The Deaths:
The only two deaths which made any sense were Thane and Mordin. We knew Thane's days were numbered. He redeemed himself and made his peace. A lovely and appropriately sad scene. Moridin, by righting the wrong he began, died a hero's death. Again, an appropriately poignant scene. The player is sad, but satisfied. Miranda's death: Her death came off like a poorly written TV script. The cliched "kill her off" to get rid of her plot point. Because of that, it came off cheap and dissatisfying (yes, I know you could save her)

Anderson, our father figure of the game died not the hero's death he earned and deserved, but just a by product of a failing plot. Adding grief to grief does not make a plot stronger it dilutes the drama. Tali's death: Well, that's just a mistake of game play that you should not make. Legion's death: Another needless and non-heroic death. The writer's attempt at pseudo religion "do I have a soul" came off as cheap window dressing. So he must incorporate himself to successfully integrate. He was not a sentient being. His AI could and easily should have been accessible, in spite of him leaving his "body." Or he could have remained in his "body" and become the representation of the entire Geth... now that would have been an interesting journey through their attempt at the "do I have a soul" question.

Shepard's death: Again, just a human male dying to save the earth / galaxy? Why? When you think about it he didn't really sacrifice much of anything. He had respect, a career, a ship and valiant crew who provided him with support, encouragement and love at every dialogue opportunity. If he really thought he was heading to his death, then it strikes me that engaging in a full out romantic relationship with Kaidan, Tali, Liara or Ashley was very very selfish of him. Then he is denied a hero's death. In fact, the entire Hero's Journey story arch was broken by that point in the plot. To watch Shepard die needlessly, was nonsensical, thoughtless and heartbreaking.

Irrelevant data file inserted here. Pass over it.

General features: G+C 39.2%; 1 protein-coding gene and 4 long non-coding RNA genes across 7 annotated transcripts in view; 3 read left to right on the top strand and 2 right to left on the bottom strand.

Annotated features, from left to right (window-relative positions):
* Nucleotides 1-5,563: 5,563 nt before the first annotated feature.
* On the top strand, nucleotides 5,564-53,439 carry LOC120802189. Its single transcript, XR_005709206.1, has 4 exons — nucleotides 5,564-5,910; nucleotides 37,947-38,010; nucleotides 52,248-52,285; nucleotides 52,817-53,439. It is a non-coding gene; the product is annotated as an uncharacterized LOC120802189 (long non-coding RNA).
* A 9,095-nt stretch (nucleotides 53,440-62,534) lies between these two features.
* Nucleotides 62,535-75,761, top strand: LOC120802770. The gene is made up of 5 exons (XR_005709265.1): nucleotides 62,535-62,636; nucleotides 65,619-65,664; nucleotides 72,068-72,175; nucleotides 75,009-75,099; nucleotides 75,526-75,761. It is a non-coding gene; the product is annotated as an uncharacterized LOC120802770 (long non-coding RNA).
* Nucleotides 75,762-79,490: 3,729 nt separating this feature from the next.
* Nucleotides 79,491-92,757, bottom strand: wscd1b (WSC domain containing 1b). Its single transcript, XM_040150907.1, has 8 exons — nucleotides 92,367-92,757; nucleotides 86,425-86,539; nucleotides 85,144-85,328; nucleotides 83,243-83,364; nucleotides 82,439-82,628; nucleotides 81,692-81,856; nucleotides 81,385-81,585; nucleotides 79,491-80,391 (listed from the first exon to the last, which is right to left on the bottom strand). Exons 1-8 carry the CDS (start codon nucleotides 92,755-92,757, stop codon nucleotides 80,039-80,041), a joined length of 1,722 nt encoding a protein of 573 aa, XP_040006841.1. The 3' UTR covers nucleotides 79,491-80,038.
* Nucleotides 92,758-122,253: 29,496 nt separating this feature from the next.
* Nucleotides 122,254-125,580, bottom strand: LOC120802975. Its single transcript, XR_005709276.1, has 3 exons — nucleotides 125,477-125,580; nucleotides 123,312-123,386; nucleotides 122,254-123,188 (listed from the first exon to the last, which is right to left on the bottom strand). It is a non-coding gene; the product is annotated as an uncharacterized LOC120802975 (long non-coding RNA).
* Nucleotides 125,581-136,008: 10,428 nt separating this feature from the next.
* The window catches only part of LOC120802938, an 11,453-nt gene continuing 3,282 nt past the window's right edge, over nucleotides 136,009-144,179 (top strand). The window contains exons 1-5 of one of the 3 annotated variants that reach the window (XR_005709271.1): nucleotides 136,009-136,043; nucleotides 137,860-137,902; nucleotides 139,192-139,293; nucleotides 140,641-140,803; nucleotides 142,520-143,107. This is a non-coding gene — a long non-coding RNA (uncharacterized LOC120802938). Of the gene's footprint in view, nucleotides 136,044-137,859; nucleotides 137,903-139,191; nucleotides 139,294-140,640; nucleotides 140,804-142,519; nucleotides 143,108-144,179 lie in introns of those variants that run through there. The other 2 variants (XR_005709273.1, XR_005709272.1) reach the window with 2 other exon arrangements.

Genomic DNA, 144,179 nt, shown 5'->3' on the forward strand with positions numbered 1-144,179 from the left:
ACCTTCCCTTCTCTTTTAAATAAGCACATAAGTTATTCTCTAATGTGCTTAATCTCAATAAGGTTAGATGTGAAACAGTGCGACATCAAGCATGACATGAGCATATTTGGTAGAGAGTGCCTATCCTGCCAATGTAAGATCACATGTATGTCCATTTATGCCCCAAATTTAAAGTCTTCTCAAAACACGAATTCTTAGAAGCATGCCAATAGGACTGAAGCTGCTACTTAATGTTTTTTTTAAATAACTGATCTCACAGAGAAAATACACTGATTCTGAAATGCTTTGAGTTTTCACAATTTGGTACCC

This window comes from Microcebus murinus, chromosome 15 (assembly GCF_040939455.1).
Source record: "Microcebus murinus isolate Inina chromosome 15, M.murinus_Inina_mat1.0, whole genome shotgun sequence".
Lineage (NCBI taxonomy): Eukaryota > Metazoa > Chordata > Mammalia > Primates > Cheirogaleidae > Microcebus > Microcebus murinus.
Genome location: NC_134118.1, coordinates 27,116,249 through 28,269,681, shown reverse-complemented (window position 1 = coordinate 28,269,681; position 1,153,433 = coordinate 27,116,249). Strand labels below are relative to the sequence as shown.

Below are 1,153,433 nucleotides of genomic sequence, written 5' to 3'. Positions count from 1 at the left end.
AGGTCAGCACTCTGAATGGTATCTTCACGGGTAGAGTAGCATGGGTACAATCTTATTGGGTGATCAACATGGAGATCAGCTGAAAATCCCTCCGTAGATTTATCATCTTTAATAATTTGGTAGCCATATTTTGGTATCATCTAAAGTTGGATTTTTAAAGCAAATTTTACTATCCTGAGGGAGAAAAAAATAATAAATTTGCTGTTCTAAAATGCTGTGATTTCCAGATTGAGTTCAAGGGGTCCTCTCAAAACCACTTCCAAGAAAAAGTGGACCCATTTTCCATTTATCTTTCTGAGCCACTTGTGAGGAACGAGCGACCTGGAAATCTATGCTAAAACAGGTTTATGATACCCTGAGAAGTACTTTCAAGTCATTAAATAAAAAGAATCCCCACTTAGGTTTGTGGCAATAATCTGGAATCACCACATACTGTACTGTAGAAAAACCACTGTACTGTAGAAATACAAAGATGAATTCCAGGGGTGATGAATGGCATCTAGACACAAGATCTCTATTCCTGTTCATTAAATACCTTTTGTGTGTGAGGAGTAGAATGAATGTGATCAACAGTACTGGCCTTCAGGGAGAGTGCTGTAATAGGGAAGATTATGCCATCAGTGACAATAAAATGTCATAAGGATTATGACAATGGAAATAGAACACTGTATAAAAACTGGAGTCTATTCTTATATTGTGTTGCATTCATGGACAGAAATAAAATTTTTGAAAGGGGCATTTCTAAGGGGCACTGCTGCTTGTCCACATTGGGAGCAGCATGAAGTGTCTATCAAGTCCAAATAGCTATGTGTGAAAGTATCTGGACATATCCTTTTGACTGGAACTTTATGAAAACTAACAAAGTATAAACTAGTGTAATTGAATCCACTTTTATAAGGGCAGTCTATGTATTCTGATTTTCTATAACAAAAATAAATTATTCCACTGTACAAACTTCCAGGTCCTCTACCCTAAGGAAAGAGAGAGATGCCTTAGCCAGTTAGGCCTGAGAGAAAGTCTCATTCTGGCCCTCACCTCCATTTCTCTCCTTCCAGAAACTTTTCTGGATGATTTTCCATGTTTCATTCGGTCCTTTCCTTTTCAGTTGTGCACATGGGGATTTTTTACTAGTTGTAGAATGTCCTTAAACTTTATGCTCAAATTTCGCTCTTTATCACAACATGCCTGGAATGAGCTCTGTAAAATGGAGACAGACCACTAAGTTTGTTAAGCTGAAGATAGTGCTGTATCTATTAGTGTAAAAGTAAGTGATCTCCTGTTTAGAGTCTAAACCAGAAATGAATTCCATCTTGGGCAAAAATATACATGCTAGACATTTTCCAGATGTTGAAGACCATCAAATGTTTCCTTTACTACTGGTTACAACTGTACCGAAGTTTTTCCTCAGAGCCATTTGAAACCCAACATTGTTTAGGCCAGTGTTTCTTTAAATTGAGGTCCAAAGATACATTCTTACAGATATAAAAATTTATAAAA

Think of all the movies, plays and books you've seen in which you felt really satisfied. Maybe a little sad, but satisfied. When you feel that satisfaction it's the successful conclusion of the Hero's Journey. The hero doesn't have to die to achieve it either. Han Solo did it. Luke Skywalker made it. Jean Val Jean died a hero's death. Harry Potter completed his hero's journey without dying to achieve it. The Illusive Man and Voldemort, although traditional bad guys, actually completed their hero's journeys. So why was Shepard denied this and why were we denied the satisfaction of playing it through? Cheap, thoughtless and lazy storytelling.

Without giving away any spoilers, I offer the example of HALO 4's ending too. For those of you who played it through, given my examples, were you satisfied? I think the answer is probably yes. The fanfiction writers are hard at work on that storyline too ;-)

I'll give you another example of why your premise is faulty: BIOWARE actually... finally... responded and provided us with a patched up DLC to satisfy the fans. Also, within a week of of the release of ME3 the story volume (and I know this, because I wrote one too) on went from 4000 to 6000 and now the story volume just slid over the top of 10,000 ME stories. A much beloved cast of characters will, in spite of BIOWARE's shoddy workmanship, remain alive and thriving through its fan base of artists and writers. Thank you for your attention.

Posted on Jan 17, 2013 9:40:11 PM PST
Noble Seven says:
Because of the terrible ending I will only play Mass Effect 1 and 2, I will never play Mass Effect 3.